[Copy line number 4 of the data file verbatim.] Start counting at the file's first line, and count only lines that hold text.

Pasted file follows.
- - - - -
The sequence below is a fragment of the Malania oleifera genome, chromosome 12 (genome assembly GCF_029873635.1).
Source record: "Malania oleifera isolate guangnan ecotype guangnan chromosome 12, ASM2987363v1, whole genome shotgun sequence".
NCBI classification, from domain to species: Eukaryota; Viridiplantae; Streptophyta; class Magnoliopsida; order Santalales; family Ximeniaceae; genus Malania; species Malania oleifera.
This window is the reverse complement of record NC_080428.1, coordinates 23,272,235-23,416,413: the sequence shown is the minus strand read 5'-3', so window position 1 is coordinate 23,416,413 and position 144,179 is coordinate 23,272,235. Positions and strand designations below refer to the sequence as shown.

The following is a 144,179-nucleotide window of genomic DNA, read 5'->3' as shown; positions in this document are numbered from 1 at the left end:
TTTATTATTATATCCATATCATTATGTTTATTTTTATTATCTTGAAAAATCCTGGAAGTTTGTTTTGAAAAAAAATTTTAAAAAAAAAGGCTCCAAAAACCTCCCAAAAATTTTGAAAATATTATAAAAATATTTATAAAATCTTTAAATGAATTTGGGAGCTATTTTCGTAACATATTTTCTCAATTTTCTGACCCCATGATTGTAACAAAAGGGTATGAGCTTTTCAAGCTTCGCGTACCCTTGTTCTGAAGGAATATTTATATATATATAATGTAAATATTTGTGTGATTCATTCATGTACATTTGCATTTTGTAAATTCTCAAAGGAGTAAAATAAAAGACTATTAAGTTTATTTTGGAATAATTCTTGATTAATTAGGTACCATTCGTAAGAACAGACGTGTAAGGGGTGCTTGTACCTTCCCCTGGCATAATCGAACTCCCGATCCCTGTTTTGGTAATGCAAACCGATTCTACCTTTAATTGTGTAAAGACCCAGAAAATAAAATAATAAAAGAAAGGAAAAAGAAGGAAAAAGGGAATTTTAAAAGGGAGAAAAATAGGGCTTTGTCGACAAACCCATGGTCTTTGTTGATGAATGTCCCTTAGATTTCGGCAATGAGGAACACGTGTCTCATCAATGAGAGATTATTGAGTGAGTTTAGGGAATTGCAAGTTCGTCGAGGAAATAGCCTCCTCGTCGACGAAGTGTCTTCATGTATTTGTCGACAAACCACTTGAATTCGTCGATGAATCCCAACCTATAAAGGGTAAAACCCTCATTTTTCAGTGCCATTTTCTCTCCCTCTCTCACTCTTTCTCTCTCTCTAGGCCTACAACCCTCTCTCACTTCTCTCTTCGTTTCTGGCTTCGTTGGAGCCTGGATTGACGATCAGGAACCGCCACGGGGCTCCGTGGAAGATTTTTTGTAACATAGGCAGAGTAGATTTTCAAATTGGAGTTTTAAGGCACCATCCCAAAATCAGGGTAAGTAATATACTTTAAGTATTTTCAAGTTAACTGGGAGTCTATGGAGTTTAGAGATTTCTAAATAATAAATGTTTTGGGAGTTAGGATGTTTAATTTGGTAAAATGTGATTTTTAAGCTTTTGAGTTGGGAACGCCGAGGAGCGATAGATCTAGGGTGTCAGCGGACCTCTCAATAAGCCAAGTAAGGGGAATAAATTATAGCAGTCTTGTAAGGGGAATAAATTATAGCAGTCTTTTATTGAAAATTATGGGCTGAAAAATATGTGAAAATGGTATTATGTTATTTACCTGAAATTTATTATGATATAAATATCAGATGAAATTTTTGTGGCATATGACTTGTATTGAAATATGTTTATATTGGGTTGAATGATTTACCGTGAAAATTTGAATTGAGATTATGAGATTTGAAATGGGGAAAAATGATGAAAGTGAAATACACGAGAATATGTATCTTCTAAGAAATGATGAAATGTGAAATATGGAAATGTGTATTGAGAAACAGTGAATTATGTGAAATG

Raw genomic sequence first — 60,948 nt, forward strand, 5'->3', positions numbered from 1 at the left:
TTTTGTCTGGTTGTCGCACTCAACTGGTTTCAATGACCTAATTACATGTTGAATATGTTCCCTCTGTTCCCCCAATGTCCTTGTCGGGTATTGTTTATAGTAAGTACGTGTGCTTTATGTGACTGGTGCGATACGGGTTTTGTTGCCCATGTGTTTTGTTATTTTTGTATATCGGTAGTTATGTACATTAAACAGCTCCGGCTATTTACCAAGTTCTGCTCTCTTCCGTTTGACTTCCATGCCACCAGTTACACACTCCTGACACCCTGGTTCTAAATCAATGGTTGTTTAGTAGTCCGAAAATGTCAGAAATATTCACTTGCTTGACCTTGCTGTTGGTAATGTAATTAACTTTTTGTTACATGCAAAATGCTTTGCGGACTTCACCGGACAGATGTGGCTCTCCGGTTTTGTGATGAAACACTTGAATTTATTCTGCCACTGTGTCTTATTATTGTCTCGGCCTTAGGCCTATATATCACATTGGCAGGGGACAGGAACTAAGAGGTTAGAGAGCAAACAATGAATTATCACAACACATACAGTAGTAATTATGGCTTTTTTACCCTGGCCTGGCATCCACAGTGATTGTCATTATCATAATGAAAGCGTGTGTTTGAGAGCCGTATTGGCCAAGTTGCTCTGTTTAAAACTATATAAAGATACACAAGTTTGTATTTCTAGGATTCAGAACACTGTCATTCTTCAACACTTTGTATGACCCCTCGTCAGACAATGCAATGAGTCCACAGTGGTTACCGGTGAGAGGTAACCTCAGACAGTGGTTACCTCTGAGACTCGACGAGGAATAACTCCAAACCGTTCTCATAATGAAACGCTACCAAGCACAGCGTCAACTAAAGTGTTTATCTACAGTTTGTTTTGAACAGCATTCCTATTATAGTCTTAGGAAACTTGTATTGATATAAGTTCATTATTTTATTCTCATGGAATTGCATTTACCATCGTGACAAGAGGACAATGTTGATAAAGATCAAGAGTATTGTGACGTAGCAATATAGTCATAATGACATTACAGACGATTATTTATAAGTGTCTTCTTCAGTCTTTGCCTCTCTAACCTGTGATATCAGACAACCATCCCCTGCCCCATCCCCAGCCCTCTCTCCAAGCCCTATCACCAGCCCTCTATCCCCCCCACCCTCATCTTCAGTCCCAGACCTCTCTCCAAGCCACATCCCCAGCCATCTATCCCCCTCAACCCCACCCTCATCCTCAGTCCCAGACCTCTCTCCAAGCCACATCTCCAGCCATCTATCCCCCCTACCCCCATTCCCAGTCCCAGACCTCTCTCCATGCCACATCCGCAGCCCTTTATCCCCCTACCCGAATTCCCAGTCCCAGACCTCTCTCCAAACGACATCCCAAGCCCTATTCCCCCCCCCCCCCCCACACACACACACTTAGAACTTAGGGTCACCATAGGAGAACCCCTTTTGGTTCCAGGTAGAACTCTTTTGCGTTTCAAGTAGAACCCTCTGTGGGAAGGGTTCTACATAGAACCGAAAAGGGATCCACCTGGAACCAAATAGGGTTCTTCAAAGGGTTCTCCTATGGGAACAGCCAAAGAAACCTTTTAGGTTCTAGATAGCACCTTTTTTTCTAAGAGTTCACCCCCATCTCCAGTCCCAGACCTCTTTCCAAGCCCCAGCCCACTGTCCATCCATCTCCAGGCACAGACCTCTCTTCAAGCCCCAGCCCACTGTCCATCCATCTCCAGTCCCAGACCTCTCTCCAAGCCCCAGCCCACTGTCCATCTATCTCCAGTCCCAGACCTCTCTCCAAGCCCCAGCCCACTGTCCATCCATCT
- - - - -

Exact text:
This window is the reverse complement of record NC_080428.1, coordinates 23,272,235-23,416,413: the sequence shown is the minus strand read 5'-3', so window position 1 is coordinate 23,416,413 and position 144,179 is coordinate 23,272,235. Positions and strand designations below refer to the sequence as shown.